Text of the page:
Review is by Jen Pollock Michel, who is the author of Surprised by Paradox: The Promise of “And” in an Either-Or World. She lives with her husband and their five children in Toronto.
In his classic book Orthodoxy, G. K. Chesterton described the surprising, even subversive, nature of truth: “Whenever we feel there is something odd in Christian theology, we shall generally find that there is something odd in the truth.”
He gave the example of celibacy as an illustration: “It is true,” Chesterton wrote, “that the historic Church has at once emphasized celibacy and emphasized the family; has at once … been fiercely for having children and fiercely for not having children. It has kept them side by side like two strong colors, red and white. … [The Church] has always had a healthy hatred of pink.”
Chesterton’s words serve to frame the helpful approach of Rachel Joy Welcher in her recent book, Talking Back to Purity Culture: Rediscovering Faithful Christian Sexuality. Welcher registers substantial criticism against the evangelical movement that brought pledge cards, books, and rallies to sex-crazed American teenagers. But she does not deconstruct 2,000 years of orthodox teaching on Christian sexuality. Sexual purity matters, if not exactly in the way that purity culture defined it. “As with most earnest, human responses,” writes Welcher, “we didn’t get everything right.”
Good Intentions and Gross Errors
Welcher, a daughter of a pastor, was a high school student in 1997 when Joshua Harris’s book I Kissed Dating Goodbye “captured the attention of the evangelical world [and] inspired countless other books on dating and sexual purity,” she writes. She helpfully situates the movement in its context, reminding readers that purity culture grew up during a period of soaring rates of teenage pregnancy and STDs. Given the cultural conditions of the time (and what she calls the “age-old problem of immorality”), Welcher believes the church had ample reason to look for ways to affirm the good of marriage and the good of sex within it. “Practicing purity,” she writes, “is a form of worship.”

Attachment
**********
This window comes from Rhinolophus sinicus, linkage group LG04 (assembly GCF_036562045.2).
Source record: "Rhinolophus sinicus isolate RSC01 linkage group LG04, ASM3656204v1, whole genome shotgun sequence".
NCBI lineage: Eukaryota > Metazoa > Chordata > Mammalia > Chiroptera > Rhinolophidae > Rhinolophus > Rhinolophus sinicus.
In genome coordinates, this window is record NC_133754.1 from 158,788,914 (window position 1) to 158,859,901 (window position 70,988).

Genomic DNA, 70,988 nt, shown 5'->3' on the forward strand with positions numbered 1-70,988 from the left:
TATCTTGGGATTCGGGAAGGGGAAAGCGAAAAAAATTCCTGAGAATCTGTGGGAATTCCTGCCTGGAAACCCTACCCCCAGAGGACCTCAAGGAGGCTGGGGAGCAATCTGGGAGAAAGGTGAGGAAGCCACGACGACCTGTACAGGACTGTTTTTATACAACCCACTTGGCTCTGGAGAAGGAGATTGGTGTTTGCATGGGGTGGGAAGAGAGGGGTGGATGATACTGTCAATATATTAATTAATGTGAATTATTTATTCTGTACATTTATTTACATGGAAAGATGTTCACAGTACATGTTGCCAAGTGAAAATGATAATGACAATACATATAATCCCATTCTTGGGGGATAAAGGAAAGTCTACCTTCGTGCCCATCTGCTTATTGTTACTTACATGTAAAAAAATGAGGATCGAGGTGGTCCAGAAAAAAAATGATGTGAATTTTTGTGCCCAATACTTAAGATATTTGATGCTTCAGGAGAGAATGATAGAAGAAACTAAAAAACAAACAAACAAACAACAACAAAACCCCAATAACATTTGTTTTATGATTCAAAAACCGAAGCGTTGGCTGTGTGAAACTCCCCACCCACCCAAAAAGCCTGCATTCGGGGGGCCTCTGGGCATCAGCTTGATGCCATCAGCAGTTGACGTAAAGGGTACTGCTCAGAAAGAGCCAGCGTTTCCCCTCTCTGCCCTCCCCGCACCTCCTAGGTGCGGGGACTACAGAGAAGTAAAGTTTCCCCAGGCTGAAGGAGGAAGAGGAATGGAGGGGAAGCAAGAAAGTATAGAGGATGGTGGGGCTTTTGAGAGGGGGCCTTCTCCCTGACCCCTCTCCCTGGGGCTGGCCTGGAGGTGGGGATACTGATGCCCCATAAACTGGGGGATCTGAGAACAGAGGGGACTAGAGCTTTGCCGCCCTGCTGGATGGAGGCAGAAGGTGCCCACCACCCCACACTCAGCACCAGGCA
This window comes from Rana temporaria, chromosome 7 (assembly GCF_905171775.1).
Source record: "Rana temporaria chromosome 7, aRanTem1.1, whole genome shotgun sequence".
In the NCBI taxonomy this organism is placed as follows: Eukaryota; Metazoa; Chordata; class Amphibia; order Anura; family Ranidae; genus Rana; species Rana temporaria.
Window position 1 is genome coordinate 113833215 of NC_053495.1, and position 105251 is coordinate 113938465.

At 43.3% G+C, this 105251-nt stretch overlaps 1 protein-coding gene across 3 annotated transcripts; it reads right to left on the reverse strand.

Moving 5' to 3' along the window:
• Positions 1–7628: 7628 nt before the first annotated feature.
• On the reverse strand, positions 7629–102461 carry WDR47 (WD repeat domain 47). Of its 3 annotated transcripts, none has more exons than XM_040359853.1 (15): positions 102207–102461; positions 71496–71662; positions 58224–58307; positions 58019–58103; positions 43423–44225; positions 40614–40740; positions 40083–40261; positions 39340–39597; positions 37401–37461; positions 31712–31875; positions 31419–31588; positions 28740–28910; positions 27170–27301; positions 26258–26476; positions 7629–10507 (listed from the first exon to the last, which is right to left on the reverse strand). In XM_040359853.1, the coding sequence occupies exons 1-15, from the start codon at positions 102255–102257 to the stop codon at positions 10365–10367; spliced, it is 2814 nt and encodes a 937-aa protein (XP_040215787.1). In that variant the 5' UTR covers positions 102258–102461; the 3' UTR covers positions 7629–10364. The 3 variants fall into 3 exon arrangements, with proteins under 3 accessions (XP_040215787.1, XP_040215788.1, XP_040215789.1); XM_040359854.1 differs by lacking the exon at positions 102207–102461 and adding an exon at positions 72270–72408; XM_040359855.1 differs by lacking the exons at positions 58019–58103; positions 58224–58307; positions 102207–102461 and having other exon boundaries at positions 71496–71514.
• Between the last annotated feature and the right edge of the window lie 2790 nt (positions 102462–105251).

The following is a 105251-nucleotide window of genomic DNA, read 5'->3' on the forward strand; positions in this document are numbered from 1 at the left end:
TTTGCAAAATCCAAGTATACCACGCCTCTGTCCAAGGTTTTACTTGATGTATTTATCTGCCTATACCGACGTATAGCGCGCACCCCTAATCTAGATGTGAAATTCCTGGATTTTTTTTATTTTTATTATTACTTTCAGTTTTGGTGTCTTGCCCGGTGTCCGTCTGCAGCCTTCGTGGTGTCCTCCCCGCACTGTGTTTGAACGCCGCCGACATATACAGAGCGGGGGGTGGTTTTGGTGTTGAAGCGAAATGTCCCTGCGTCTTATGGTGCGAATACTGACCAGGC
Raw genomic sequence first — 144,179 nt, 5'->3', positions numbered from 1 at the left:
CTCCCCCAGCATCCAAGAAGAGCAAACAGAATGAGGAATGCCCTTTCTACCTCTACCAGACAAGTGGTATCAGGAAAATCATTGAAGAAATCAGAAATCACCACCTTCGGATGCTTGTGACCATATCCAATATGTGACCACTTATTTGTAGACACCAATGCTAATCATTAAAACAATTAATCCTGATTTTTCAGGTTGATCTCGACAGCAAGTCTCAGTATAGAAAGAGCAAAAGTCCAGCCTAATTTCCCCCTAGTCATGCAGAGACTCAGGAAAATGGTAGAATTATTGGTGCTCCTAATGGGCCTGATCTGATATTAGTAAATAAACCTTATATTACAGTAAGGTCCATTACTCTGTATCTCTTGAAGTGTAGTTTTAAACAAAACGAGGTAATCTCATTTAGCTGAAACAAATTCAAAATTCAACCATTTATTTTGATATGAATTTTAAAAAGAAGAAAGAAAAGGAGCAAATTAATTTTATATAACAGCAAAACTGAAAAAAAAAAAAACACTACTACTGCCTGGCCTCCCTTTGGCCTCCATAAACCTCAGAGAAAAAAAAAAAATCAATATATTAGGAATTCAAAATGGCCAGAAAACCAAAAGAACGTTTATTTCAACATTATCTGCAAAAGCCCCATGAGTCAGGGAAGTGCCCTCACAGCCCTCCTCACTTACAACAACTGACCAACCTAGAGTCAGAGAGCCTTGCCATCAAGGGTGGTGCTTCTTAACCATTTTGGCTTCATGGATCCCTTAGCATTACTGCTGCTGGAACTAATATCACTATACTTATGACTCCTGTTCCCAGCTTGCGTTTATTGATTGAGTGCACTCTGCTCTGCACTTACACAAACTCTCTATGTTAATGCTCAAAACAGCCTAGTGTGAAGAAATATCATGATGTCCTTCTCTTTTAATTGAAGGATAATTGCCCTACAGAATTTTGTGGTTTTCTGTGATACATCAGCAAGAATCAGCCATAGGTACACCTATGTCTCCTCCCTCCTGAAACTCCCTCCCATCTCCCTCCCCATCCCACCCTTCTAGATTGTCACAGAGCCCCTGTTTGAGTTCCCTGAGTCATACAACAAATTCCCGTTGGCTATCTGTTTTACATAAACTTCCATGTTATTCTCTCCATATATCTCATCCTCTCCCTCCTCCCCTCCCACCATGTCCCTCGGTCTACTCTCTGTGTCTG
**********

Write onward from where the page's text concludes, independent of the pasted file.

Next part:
Unlike many other purity-culture critics—writers in the vein of Linda Kay Klein and Nadia Bolz-Weber—Welcher does not propose to replace historic understandings of sexual faithfulness. Extramarital sex is not an important act of “freedom” or an authentic expression of “love.” Sex is meant for the glory of God. “Beloved, do not be deceived by … the gospel of self,” Welcher warns in the tradition of the biblical prophets. She refuses to cry “peace” in the face of pending disaster. It is possible to sin sexually—and to suffer for that sin—and Welcher has every intention to teach her own children these truths.
What she refuses to tell them, however, is that “virginity makes them pure.”
However well-intentioned purity culture might have been, it was also guilty of gross errors. It made Christian purity a function of sexual history and behavior, not spiritual rebirth. It saddled women with the responsibility for male lust and failed the victims of sexual abuse. Further, it made unqualified promises of marriage, children, and great sex to everyone who pledged to wait.
Welcher’s story is particularly illuminating here, as she played by all of purity culture’s rules—and got burned. She saved her first kiss for the man who would become her husband, but the couple did not live happily ever after. In a few short years, her husband left the faith and left the marriage, leaving her to hold purity culture’s promissory notes at 30, without virginity to offer to another husband. Welcher realized that purity culture had promoted one temporary (albeit important) expression of sexual faithfulness (waiting to have sex until marriage) to the neglect of the more enduring call to lifelong sexual self-control, a call binding upon all Christians, married and unmarried, opposite- and same-sex attracted, young and old. “We are called,” writes Welcher, “to pursue purity until the day we die or Jesus returns, whichever comes first.”
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Source: Christianity Today